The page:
4. Catalepsia - Inheritance (Doom Metal)

I’m a sucker for concept albums, that is, music with a story - no matter how abstract or tenuous. I’d never heard of Catalepsia until December of 2020, but when I discovered Inheritance, it very quickly became one of my top albums of the year. Inheritance tells the story of a man who is possessed by a demon - from first contact, to desperately fighting, to failing and finally being overcome. The album closes with the protagonist being forced to watch himself carry out actions he never would’ve considered before.

Inheritance triumphs in its atmosphere. This is not an album which works at all on shuffle, or if odd tracks were to come up in your rotation. This is an album to be listened to, and to be absorbed. The music spans both down-tempo and gloomy Doom Metal, and just occasionally it hits you with a sudden flurry and blast of Death Metal. Tracks 2 and 3, II: Incarnation into III: Oppression, showcase this dynamic perfectly as the demon begins to emerge, infecting the protagonist’s mind before screaming its rage and fighting directly for his mind.

And through all this, Inheritance manages to put enough catchy hooks into the songs that they stick even when the album is over. The aforementioned tracks II and III, the desperate cries of “Can you stop me before I trespass?” from IV: Possession, and the fantastic instrumental section at the end of VI: Becoming keep drawing me back.

Catalepsia is a pretty unknown band - Spotify says each track on this album has had maybe ~1000 plays in total - and I was pleasantly surprised by the talent on offer. Vocals are often a catch in Doom Metal, but Erwin Franz nails both the down-tempo cleans and the Death Metal roars.

Inheritance is not an accessible album - but if you’ve enjoyed other Doom Metal before, you should listen to it. Try “III: Oppression” and “VI: Becoming”.

3. Fvneral Fvkk - Carnal Confessions (Doom Metal, Terrible Band Names)

I’d understand if you’d skipped reading this entry. The band name and album title don’t inspire the notion of music that is enjoyable to listen to, or even vaguely melodic or emotional. I’m quite upset that Carnal Confessions is so good, because it means I have to write about it here, and attempt to sell people I speak to about a band called Fvneral Fvkk.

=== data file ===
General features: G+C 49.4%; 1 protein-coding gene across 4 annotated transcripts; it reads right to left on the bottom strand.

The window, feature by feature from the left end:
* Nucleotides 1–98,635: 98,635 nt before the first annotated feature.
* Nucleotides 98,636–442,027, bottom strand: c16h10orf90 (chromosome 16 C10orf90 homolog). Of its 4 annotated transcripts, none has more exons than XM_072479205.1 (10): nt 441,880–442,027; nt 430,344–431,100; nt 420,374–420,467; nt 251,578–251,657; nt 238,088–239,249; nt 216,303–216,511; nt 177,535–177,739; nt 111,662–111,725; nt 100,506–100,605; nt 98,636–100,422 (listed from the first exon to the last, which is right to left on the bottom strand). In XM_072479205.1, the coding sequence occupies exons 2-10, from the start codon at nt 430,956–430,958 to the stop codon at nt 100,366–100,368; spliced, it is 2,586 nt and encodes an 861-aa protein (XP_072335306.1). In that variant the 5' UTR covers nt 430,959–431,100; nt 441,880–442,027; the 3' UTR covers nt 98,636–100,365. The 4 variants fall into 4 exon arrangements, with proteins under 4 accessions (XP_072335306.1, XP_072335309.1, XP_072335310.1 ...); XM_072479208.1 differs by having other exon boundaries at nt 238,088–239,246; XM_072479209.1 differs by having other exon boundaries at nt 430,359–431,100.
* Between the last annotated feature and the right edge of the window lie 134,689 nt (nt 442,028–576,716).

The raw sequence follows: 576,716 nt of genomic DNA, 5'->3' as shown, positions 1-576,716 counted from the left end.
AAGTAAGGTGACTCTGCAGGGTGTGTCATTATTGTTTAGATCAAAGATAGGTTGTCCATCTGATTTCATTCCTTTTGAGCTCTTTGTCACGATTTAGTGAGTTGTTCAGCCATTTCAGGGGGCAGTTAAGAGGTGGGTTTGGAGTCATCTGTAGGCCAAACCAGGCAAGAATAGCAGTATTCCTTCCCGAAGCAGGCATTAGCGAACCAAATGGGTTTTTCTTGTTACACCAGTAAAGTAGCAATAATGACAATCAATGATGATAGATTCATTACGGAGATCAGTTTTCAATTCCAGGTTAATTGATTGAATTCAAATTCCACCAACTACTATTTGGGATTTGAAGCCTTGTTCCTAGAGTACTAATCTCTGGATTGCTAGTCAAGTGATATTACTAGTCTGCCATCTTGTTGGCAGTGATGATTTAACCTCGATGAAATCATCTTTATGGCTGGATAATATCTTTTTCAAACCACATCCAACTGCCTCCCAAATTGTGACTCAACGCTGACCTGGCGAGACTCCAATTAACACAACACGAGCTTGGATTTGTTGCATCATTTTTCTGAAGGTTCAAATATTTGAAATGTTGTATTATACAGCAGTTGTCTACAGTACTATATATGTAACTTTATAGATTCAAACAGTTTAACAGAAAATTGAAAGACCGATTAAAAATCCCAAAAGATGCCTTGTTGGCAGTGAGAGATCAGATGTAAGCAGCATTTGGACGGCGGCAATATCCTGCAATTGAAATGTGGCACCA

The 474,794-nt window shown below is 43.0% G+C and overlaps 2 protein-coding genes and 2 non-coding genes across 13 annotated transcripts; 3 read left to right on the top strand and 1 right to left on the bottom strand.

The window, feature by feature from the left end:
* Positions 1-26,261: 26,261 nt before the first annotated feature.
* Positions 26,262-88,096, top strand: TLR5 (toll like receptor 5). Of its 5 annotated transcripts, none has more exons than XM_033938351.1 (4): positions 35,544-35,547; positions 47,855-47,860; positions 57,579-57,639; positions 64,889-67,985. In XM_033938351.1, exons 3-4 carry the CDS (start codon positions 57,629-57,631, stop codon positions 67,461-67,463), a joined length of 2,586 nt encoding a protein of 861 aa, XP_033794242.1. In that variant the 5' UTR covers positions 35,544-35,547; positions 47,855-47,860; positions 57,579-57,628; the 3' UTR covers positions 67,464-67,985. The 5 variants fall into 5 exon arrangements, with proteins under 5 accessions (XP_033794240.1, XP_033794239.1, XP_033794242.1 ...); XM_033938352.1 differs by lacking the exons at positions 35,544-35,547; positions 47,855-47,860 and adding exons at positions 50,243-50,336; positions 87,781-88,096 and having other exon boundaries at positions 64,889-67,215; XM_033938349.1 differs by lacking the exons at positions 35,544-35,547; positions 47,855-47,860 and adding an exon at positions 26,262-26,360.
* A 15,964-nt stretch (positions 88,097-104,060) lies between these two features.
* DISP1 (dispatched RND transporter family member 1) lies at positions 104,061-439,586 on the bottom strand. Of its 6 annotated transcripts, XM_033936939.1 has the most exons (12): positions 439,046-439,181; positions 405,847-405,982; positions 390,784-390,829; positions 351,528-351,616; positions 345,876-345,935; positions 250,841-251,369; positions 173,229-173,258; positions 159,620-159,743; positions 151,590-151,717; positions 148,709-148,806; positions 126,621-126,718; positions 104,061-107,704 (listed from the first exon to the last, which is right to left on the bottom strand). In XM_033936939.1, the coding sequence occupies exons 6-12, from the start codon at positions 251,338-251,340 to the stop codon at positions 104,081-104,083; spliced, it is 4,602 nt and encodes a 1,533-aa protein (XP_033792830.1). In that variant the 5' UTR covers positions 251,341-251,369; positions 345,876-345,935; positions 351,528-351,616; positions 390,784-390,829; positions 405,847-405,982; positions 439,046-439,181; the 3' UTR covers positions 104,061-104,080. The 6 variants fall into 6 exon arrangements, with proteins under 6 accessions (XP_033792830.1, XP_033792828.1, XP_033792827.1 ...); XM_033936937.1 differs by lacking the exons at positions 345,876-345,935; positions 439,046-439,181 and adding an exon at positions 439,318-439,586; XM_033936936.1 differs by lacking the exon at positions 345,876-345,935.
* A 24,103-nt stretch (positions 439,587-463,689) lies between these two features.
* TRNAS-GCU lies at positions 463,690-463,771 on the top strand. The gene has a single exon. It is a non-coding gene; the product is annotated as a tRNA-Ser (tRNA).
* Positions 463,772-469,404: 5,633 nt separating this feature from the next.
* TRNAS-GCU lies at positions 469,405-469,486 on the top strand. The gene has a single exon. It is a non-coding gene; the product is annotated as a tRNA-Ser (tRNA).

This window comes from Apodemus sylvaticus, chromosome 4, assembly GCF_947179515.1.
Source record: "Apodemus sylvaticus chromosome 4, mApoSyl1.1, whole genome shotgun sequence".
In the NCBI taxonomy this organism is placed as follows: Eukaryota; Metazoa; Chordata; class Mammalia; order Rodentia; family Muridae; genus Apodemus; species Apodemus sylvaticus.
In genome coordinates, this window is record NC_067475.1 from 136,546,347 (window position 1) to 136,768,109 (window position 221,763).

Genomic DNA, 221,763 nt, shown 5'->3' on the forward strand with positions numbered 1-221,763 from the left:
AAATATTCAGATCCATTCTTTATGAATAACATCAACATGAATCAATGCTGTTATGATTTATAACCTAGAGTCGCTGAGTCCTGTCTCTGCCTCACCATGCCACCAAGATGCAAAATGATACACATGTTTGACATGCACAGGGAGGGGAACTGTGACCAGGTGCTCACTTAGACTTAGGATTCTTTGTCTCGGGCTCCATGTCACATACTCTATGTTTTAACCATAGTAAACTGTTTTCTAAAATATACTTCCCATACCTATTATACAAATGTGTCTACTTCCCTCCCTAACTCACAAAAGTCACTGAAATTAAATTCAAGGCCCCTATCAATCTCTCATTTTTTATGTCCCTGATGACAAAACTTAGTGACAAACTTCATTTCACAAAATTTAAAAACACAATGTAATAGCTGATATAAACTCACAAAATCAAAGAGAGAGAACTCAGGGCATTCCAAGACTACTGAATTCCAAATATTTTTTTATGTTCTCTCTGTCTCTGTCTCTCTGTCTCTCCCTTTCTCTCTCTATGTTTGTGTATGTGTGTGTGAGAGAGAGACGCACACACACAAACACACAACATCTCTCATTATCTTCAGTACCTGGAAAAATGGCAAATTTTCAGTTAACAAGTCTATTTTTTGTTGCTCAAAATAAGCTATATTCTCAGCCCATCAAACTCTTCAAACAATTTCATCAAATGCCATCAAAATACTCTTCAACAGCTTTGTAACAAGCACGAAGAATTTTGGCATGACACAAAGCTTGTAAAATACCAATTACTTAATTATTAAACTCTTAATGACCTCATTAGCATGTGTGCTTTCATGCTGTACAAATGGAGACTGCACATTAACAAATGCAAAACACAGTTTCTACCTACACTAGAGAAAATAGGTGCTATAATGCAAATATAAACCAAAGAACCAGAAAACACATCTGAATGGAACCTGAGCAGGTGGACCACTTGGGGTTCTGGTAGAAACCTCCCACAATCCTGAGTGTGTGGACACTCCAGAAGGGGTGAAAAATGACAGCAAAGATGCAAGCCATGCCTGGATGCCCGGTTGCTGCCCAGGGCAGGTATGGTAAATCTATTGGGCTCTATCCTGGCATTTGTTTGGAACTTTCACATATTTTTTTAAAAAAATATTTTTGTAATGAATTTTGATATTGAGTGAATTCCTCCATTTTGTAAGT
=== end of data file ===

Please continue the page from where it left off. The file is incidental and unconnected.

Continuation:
Angry Metal Guy, my favourite Metal review site, summed it up really well in their review of this album:

If there was ever a case of a band’s name totally not fitting their style, we’ve found it here with Fvneral Fvkk. When I see that godawful moniker all I can think of is [a] band that sounds like a demon in a metal trash can getting thrown down steel fire stairs.

[Carnal Confessions is] a piece of music that grips you from the first moment and refuses to let go until the album’s final notes fade away. Beautiful and disturbing in equal measure, this one is something else.

Carnal Confessions is an album about sexual abuse and sexual oppression within the (Catholic) church. The music revolves often around single guitar riffs and melodies which are left to float and haunt within the music. The vocals fit perfectly into the music, lending themselves to the bleak topic of the album whilst still soaring above the crunchy riffs in the verses.

And yet, an album so bleak and often blunt still produces emotions and moments that I keep coming back to. A Shadow In The Dormitory’s lines describing the long-lasting effects of abuse on the victims haunts me, but at the same time, When God Is Not Watching is a surprisingly sweet forbidden love story that I did not expect to find at the end of this album.

I’d encourage you to look past your gut reaction and try this if you’re a metal fan. Start with “When God Is Not Watching”, then try “Chapel of Abuse”.